Openwall GNU/*/Linux - a small security-enhanced Linux distro for servers
[<prev] [next>] [<thread-prev] [thread-next>] [day] [month] [year] [list]
Date: Tue, 12 Mar 2013 08:57:54 +0400
From: Solar Designer <solar@...nwall.com>
To: crypt-dev@...ts.openwall.com
Subject: Re: Intentionally Increasing Collisions in Password Hashing Algorithms

Matt,

On Mon, Dec 31, 2012 at 10:08:28AM -0500, Matt Weir wrote:
> In previous e-mails I went over how password hash collisions might
> work for a very low value site.
[...]

I'm sorry I still don't have time to comment on your lengthy e-mails on
this topic, but here's an idea, which you might or might not have had:

When setting a password, you could be storing a truncated (collision
prone) hash into the database as you proposed, but you may also be
encrypting the full hash with a public key stored on the server.  The
corresponding private key would not be stored on a server.

Before server compromise, the collisions are only a threat for online
attacks.  You need to truncate at a length that does not make these
attacks too likely to succeed for too many users (remember these are low
value accounts) before hitting the online password probing limits in
place (there will need to be some).

After temporary server compromise, the collisions also make offline
attacks a lot easier.  Those colliding passwords would be usable to log
in.  However, the full hashes may now be temporarily decrypted (on the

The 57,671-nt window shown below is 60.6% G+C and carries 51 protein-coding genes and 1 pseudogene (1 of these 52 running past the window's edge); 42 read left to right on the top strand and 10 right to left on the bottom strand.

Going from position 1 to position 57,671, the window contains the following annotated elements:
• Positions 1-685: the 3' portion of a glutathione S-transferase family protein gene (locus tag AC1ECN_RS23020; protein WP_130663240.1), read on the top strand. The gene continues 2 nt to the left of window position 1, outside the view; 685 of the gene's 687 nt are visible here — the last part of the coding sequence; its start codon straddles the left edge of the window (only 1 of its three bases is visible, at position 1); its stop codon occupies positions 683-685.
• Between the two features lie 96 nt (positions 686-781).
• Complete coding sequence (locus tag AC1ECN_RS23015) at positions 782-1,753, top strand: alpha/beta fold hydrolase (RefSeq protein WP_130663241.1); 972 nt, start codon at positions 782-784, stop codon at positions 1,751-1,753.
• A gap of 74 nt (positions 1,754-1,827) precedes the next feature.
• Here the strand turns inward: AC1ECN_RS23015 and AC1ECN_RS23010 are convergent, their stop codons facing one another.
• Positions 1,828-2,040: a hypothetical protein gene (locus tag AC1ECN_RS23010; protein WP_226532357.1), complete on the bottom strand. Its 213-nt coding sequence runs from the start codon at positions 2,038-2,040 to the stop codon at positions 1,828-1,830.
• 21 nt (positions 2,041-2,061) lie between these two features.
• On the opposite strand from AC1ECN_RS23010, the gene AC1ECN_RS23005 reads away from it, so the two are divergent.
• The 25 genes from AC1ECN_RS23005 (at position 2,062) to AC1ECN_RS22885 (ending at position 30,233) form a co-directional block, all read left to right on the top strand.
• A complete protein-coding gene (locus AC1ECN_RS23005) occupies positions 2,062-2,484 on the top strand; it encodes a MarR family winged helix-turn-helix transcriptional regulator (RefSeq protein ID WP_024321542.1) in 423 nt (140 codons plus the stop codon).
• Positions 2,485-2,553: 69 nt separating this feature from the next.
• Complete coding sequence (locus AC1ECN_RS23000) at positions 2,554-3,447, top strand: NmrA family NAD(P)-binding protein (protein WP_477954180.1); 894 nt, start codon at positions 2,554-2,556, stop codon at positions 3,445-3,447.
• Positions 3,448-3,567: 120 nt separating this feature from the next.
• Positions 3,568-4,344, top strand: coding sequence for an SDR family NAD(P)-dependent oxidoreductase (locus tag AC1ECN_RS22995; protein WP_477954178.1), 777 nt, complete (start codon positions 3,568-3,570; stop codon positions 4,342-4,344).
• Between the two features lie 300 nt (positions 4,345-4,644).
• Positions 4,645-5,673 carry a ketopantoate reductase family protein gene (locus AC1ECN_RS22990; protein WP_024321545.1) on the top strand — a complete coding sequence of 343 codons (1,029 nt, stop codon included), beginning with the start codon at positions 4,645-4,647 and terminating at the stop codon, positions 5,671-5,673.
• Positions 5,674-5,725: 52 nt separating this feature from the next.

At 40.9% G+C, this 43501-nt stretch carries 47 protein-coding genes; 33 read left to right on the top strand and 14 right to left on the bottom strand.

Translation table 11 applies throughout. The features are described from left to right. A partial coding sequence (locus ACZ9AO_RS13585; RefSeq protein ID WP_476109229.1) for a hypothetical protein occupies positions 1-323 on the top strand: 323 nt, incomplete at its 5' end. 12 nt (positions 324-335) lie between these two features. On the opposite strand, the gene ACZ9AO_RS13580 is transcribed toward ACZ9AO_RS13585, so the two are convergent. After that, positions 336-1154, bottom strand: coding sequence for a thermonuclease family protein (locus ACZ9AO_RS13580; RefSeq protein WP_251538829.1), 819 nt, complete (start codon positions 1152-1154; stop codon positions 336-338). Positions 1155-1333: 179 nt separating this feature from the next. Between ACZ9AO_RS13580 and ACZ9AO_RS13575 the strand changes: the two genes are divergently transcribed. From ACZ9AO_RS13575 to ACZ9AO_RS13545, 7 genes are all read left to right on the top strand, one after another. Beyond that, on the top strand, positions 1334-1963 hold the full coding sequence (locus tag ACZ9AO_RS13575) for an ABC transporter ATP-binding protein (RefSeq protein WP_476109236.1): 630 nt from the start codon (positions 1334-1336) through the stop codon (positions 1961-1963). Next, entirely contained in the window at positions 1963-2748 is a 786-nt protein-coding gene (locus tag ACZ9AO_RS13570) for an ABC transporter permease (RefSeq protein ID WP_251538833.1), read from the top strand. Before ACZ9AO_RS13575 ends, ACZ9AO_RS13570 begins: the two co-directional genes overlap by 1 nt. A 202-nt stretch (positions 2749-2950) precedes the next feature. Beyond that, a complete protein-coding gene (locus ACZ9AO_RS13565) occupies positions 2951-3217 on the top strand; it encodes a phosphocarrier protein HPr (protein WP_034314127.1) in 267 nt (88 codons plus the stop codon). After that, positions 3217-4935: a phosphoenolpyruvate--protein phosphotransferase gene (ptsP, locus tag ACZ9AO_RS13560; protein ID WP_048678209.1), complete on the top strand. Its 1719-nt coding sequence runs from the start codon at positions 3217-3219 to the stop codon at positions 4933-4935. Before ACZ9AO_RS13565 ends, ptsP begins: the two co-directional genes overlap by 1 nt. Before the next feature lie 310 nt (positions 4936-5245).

admin's hopefully secure machine) and the truncation length increased -
perhaps by the original truncation length.  That is, if originally we
were truncating at 20 bits, now we'll have to increase this to 40 for
existing hashes, but can stay at 20 for newly set/changed passwords.

Yes, a second compromise, if it occurs, will reveal some of the 40-bit
hashes, which will be enough to crack mostly exact passwords (out of
those for which the attacker does get a 40-bit match).  Thus, those
passwords will be almost as vulnerable as they're with storage of full
hashes, as it relates to their possible reuse on other sites.

Overall, this scheme gives some of the advantage of the original idea
(for passwords set/changed at most 1 server compromise ago) while
avoiding its worst drawback (inability to protect otherwise-strong
passwords to this very site from offline attack after the very first
compromise).

Alexander

Powered by blists - more mailing lists

Your e-mail address:

Powered by Openwall GNU/*/Linux - Powered by OpenVZ